Prior to appearing on Drag Race, Davenport was a frequent competitor in drag pageants, where she amassed a total of 18 titles by 2018.[49][50] The first pageant she ever competed in was Miss Stonewall, which she attempted four times before winning in 2015.[51][52] Fourteen of her victories fell in the three-year period between 2013 and 2016.[34] Notable among these was the national crown of Miss'd America 2015.[3][35][53] Concurrent with that reign, she held seven other titles.[52][54] In February 2018, Davenport won the Miss Paradise pageant in Asbury Park, New Jersey.[55] She had been performing at Paradise, the nightclub that hosts that pageant, since Sahara Davenport first brought her there years earlier.[9]

Early music, theatre and television work[]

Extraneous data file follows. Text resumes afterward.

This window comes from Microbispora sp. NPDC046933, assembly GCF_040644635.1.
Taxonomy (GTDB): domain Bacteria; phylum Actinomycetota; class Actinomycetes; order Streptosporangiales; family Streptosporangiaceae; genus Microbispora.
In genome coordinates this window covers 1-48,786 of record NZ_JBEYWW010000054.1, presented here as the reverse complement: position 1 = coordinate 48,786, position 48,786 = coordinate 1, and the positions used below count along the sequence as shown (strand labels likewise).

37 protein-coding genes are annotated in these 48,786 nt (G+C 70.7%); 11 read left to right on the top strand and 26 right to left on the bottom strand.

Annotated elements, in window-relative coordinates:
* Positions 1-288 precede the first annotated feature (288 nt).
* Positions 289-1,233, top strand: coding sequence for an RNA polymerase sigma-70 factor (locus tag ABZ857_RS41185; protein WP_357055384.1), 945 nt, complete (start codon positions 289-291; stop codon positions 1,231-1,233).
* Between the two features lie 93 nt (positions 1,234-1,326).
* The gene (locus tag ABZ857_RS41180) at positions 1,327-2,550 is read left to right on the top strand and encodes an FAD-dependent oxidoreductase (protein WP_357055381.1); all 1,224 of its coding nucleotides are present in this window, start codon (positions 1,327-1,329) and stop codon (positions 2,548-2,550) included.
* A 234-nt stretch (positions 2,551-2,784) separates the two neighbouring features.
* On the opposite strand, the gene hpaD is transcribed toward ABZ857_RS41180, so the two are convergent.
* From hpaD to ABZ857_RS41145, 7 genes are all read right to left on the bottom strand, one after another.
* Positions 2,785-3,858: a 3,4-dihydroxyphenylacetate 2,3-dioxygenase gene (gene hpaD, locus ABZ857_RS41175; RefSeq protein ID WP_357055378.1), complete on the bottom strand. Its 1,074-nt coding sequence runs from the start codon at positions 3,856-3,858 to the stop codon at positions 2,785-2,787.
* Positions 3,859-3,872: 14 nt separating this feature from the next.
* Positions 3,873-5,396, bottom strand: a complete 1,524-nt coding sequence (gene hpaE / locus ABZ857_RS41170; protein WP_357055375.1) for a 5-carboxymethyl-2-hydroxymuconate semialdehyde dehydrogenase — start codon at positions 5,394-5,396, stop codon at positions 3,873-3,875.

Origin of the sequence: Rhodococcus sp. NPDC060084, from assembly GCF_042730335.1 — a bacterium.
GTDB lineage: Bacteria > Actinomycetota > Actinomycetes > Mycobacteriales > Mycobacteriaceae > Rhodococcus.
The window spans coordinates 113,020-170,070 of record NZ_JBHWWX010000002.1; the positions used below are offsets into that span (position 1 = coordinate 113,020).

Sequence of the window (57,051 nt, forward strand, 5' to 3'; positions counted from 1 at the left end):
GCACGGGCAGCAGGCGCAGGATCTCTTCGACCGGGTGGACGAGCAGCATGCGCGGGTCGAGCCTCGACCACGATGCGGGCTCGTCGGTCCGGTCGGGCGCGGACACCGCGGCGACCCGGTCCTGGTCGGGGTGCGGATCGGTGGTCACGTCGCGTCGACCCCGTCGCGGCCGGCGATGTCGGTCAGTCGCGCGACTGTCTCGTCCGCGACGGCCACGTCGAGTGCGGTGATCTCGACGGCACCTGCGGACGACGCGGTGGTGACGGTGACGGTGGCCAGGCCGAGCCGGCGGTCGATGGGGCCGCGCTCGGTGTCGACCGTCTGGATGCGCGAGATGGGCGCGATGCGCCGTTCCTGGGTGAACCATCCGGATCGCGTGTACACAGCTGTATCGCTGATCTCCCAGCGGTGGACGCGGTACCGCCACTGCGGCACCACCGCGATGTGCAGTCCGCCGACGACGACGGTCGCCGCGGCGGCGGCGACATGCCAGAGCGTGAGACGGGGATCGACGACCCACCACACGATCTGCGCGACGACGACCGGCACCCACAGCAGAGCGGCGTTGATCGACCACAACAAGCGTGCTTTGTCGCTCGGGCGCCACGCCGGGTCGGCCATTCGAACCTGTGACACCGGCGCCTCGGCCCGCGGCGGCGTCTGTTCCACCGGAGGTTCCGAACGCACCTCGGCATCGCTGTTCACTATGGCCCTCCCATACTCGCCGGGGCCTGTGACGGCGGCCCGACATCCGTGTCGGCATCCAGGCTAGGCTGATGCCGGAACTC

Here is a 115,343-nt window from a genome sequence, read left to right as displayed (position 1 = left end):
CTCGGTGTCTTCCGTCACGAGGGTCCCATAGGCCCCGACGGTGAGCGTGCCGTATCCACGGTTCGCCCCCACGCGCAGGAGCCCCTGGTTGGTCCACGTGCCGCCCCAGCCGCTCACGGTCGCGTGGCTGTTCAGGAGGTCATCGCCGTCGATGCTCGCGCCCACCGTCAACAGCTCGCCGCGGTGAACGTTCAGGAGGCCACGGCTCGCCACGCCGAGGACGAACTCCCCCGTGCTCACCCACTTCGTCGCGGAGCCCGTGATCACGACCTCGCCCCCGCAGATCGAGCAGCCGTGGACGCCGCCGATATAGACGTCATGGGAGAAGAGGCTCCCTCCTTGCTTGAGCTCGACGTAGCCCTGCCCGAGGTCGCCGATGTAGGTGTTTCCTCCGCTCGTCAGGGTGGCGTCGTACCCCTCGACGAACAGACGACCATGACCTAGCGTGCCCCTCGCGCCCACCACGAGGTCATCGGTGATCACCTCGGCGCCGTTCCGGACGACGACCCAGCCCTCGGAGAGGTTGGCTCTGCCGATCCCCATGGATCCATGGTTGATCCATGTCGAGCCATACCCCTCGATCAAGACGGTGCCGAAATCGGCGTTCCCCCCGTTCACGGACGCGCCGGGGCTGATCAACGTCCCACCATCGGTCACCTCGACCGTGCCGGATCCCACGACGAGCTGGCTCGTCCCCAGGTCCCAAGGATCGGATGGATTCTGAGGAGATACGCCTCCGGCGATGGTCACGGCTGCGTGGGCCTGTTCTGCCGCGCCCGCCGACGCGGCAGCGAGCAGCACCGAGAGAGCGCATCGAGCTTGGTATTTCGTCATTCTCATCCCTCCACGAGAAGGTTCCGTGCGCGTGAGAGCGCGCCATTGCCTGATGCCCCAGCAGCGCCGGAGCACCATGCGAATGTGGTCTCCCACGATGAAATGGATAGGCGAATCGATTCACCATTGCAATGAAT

In the early 2010s, Davenport fronted Electrohoney, a synth-pop band that released an eponymous album in 2013.[2][35][56][57] Shortly after the album's completion, the band created and starred in The Electric Highway, a live, interactive rock opera featuring a soundtrack of their songs. Set in 2092 New York, The Electric Highway's narrative focuses on Davenport (playing herself) as she embarks on a quest to become a legend. The production explores themes related to gender and sexuality in a dystopian future. All three members of Electrohoney—Davenport, SteveX and Jesse Gray—as well as Deja Davenport, Sherry Vine and Jeremy Xtravaganza, played major roles.[2] J. C. Alvarez of EDGE Media Network reviewed the show favorably, also noting that its opening night suffered from technical problems. Of the musical as a whole, he said, "What Electrohoney and company deliver with their musical rock-opera is a joyful reminder of the creativity that once thrived on the Lower East Side's underground club scene of the 80's, which disappeared into the mass consumer-driven 90's, and totally vanished during the height of the AIDS epidemic."[2]